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Volume 18 Supplement 1

19th Annual SCMR Scientific Sessions

  • Poster presentation
  • Open Access

High resolution multislice imaging of the fetal heart using iGRASP and MOG

  • 1, 2,
  • 3 and
  • 1, 2
Journal of Cardiovascular Magnetic Resonance201618 (Suppl 1) :P44

https://doi.org/10.1186/1532-429X-18-S1-P44

  • Published:

Keywords

  • Fetal Heart
  • Left Ventricle Ejection Fraction
  • Radial Spoke
  • Human Fetal Heart
  • Cine Frame

Background

Multi-slice CINE MRI is an integral facet of postnatal cardiac examinations, but its application to the fetal heart is hampered by the lack of a fetal cardiac gating signal and the possibility of fetal motion. In this work, a method for reconstructing high spatial and temporal resolution multi-slice images of the fetal heart in a clinically acceptable scan time is presented. The proposed method combines metric optimized gating (MOG), a solution for fetal cardiac gating, with golden-angle radial sparse parallel MRI (iGRASP), a motion-robust acquisition and reconstruction scheme for highly undersampled data acquisitions [1, 2].

Methods

Fetal acquisitions were performed using a 1.5T Avanto MRI system (Siemens, Germany). Ungated golden-angle radial spokes were acquired with scan parameters as follows: TR/TE = 5.7/2.7 ms, FA = 86°, field-of-view = 32 × 32 cm2 640 spokes per slice, readout length 320, voxel = 1 × 1 × 4 mm3, scan length = 3.7 seconds/slice, reconstructed temporal resolution = 23 ms. For each slice, radial spokes were retrospectively sorted according to an estimation of the fetal cardiac cycle to create CINE frames of the beating fetal heart. The data were then iteratively resorted according the MOG method until a metric for image quality (entropy) was minimized. Each reconstructed CINE frame consisted of only 32 spokes, so a compressed sensing scheme (temporal total-variation) was used to suppress artifact [2]. Compared with the Nyquist sampling rate, the reconstructions corresponded to an acceleration rate of ~16. To cover the entire fetal heart, 20 slices were acquired with 50% overlap and the total scan time was 73 seconds.

Results

Figure 1 shows four representative short-axis views of the fetal heart at end-systole and end-diastole, and an M-mode display of the temporal profile through the ventricles. Small cardiac structures such as the left ventricle papillary muscles are well demonstrated. Normal myocardial contraction is visible in the M-mode display. Assessment of cardiac function was possible through 3D ventricular volume reconstructions of the multi-slice stack producing a measured left ventricle ejection fraction of 51%. Figure 2 shows end-systolic and end-diastolic reconstructed volumes.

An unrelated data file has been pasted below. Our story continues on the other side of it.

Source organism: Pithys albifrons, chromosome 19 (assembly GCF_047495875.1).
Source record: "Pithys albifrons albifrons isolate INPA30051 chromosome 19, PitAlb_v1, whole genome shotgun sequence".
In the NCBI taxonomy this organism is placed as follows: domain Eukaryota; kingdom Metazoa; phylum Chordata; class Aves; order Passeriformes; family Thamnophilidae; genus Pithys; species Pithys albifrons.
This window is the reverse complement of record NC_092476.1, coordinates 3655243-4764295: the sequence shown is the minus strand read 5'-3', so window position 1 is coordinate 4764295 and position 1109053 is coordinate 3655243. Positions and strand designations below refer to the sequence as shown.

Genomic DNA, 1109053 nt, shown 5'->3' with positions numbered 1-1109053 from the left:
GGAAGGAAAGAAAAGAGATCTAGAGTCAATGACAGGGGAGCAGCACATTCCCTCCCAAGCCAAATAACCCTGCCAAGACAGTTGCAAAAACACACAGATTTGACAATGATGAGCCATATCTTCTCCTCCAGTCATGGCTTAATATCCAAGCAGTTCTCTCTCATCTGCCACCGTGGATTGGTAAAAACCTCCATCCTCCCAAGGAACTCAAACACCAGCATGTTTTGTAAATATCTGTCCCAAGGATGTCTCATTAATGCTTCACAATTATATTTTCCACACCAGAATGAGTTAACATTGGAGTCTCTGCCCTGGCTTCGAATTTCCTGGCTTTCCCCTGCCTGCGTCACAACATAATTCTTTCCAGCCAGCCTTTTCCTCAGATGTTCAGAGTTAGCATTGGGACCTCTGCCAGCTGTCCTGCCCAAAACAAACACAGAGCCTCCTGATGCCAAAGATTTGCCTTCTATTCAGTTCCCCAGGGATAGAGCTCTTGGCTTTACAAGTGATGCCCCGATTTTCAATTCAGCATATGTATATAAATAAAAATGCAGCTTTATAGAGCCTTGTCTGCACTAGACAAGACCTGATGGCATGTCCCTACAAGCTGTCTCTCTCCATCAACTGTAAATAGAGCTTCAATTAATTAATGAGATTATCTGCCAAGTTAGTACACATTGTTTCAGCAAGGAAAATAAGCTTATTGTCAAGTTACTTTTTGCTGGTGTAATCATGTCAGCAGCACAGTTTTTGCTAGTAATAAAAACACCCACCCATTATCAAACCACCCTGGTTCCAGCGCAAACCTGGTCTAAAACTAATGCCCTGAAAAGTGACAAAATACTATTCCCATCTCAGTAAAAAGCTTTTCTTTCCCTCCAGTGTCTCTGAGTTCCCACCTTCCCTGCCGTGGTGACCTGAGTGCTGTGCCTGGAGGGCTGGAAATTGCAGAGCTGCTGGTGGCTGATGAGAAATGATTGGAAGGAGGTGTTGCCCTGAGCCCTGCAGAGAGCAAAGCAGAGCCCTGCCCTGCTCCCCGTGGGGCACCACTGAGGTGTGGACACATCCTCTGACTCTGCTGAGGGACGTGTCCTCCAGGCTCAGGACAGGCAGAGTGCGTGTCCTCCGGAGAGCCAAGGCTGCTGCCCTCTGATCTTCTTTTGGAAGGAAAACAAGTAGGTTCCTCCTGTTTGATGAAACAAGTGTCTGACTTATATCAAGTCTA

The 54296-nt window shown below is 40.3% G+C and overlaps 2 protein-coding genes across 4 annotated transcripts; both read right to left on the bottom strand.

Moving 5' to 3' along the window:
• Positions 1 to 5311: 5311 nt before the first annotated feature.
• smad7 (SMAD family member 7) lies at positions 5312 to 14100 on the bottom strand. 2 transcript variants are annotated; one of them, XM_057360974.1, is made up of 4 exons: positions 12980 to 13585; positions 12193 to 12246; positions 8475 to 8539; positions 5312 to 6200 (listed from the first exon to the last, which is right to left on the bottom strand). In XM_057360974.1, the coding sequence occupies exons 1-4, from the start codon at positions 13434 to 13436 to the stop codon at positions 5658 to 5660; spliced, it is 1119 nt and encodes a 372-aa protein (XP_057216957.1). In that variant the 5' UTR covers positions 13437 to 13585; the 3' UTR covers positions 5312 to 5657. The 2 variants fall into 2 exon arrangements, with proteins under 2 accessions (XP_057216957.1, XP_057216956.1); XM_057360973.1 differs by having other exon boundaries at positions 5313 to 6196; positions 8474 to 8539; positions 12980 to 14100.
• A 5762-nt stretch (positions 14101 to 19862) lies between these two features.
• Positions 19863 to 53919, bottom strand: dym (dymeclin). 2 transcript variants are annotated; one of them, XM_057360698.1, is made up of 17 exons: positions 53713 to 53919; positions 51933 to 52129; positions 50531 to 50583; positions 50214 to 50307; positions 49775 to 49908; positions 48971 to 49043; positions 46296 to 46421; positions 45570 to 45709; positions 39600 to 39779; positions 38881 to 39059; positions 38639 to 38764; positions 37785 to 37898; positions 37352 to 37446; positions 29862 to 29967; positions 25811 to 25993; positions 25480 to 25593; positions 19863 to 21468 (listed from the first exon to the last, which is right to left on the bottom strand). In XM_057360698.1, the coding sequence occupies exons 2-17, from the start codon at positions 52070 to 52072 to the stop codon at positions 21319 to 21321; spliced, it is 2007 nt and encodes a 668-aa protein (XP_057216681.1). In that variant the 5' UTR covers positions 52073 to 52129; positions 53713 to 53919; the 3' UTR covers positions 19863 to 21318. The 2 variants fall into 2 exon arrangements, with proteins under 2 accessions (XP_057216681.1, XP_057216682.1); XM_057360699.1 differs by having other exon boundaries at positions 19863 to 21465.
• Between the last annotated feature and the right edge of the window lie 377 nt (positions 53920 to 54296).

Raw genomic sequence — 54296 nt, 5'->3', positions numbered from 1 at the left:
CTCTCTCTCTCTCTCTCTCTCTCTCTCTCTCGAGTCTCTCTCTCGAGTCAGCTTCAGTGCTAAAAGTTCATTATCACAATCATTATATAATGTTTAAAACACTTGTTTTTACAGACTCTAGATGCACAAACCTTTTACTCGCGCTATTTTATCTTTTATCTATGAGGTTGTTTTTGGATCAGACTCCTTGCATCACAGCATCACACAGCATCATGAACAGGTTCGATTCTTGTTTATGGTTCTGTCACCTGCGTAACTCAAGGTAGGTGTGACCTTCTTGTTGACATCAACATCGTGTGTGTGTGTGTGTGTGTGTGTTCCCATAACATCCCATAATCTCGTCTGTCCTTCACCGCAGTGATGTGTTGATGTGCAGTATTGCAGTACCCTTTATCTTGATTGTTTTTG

Figure 1
Figure 1

Short axis images of the fetal heart. Four slice locations are shown during a) end-systole, b) end-diastole, and c) as an m-mode display through the middle of the left ventricle.

Figure 2
Figure 2

Ventricular volume reconstructions of multi-slice images of the fetal heart during a) end-systole and b) end-diastole.

Conclusions

Using iGRASP and MOG, high resolution multi-slice imaging of the human fetal heart was possible in a clinically acceptable scan time (73 seconds) despite the absence of conventional cardiac gating. We were able to identify moving structures of interest during radial contraction, thus capturing normal fetal cardiac motion. Volumetric reconstruction of multi-slice data allowed for quantitative assessment of cardiac function.

Authors’ Affiliations

(1)
Medical Biophysics, University of Toronto, Toronto, ON, Canada
(2)
Physiology and Experimental Medicine, The Hospital for Sick Children, Toronto, ON, Canada
(3)
Division of Pediatric Cardiology and Diagnostic Imaging, The Hospital for Sick Children, Toronto, ON, Canada

References

  1. Roy CW, et al: MRM. 2013, 70: P45-1607.View ArticleGoogle Scholar
  2. Feng L, et al: MRM. 2014, 72 (3): 707-717.PubMed CentralView ArticlePubMedGoogle Scholar

Copyright

© Roy et al. 2016

This article is published under license to BioMed Central Ltd. This is an Open Access article distributed under the terms of the Creative Commons Attribution License (http://creativecommons.org/licenses/by/4.0), which permits unrestricted use, distribution, and reproduction in any medium, provided the original work is properly cited. The Creative Commons Public Domain Dedication waiver (http://creativecommons.org/publicdomain/zero/1.0/) applies to the data made available in this article, unless otherwise stated.

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